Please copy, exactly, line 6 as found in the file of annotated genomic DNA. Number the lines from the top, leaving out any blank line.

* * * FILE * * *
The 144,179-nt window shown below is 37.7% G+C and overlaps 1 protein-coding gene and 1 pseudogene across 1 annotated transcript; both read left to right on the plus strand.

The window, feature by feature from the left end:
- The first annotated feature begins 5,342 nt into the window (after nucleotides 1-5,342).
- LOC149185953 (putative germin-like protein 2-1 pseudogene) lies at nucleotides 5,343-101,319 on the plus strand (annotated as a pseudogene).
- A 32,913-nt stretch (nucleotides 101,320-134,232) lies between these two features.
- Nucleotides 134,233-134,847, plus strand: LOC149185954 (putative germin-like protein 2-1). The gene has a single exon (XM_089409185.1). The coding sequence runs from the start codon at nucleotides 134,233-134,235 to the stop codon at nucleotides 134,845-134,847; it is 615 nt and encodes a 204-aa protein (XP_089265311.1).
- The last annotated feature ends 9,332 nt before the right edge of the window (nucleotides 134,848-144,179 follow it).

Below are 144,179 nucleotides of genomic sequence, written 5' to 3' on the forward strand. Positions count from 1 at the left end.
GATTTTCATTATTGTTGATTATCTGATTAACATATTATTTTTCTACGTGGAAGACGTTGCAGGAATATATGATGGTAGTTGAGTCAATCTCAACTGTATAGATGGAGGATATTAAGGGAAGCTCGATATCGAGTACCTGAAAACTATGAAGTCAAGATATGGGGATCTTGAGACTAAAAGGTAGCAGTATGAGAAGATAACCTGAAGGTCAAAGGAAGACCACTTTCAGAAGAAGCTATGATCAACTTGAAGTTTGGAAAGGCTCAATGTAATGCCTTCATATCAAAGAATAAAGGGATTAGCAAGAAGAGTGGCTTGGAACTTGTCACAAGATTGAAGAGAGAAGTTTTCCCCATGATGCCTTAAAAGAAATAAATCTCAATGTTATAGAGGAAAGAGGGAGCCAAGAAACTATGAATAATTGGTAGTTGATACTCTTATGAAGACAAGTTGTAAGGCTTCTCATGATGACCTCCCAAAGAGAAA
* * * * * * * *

- Nucleotides 134,233-134,847, plus strand: LOC149185954 (putative germin-like protein 2-1). The gene has a single exon (XM_089409185.1). The coding sequence runs from the start codon at nucleotides 134,233-134,235 to the stop codon at nucleotides 134,845-134,847; it is 615 nt and encodes a 204-aa protein (XP_089265311.1).